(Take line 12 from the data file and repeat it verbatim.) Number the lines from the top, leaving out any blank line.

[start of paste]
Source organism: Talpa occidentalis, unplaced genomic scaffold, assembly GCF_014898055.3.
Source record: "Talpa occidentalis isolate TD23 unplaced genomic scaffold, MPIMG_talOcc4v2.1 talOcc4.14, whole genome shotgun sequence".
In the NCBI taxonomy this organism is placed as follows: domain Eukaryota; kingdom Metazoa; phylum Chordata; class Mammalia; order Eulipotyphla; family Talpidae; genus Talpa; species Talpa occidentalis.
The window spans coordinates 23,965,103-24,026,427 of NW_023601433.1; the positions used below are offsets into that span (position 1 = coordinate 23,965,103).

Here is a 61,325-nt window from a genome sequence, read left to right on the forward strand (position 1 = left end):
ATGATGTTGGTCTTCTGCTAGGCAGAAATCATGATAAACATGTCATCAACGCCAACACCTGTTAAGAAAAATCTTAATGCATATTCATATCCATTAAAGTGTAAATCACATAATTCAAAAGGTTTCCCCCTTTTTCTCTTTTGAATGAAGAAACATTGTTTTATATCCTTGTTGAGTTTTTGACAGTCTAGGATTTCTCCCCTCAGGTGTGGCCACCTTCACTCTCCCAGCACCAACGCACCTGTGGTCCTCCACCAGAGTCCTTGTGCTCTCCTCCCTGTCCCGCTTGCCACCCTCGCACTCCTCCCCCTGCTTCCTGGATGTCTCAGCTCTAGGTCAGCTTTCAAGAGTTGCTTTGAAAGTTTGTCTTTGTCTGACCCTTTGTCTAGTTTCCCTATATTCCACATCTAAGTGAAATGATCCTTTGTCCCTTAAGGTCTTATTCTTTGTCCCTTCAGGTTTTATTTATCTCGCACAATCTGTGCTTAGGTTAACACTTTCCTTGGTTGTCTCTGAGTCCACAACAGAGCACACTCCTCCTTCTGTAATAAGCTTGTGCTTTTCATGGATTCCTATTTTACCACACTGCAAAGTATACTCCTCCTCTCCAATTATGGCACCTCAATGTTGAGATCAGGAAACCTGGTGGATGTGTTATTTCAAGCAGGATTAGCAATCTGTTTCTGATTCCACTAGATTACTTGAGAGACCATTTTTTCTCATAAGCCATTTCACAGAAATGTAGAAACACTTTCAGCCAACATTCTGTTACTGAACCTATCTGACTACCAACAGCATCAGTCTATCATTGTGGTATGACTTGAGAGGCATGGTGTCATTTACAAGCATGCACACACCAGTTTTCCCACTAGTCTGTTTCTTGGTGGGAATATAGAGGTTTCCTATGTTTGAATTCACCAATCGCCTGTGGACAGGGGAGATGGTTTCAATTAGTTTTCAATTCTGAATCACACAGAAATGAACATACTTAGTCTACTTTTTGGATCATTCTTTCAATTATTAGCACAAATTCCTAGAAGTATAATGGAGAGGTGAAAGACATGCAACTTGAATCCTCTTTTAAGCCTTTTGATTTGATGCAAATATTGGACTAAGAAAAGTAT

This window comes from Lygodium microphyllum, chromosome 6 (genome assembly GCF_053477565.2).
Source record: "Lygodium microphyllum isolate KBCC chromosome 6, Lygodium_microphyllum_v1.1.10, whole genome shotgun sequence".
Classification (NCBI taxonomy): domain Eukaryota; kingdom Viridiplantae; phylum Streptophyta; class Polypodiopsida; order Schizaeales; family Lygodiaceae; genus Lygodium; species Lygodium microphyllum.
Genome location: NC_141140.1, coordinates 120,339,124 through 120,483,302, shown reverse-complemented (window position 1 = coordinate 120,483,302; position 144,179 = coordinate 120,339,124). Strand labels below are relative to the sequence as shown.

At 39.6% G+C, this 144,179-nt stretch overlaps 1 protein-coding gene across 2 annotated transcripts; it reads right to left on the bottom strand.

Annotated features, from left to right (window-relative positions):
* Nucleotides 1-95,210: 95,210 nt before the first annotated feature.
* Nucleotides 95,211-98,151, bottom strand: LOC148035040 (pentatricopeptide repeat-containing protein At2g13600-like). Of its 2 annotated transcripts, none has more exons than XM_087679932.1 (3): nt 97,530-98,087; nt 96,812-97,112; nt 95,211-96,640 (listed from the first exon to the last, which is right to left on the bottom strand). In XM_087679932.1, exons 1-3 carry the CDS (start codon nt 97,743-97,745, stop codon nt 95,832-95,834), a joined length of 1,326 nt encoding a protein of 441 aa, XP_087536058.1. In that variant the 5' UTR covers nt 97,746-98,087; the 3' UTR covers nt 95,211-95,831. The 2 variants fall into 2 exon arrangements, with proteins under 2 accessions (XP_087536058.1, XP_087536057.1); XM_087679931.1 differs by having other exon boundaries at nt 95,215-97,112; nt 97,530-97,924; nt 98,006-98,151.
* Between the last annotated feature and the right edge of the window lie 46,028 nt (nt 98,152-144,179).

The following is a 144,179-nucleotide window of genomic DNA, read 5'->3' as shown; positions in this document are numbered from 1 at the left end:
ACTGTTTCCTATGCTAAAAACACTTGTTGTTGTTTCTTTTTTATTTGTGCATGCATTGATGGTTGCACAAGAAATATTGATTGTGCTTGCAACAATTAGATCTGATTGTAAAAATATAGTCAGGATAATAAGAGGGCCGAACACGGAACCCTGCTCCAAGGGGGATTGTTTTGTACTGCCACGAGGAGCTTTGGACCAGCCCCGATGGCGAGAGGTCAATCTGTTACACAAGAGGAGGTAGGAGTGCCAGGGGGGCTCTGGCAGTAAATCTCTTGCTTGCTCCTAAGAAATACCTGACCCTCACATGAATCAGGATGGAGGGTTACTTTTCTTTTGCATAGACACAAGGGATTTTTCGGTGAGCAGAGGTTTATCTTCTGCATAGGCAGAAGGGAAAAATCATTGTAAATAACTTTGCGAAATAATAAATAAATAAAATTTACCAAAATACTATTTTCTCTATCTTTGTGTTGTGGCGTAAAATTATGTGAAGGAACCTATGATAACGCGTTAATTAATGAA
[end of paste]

Annotated features, from left to right (window-relative positions):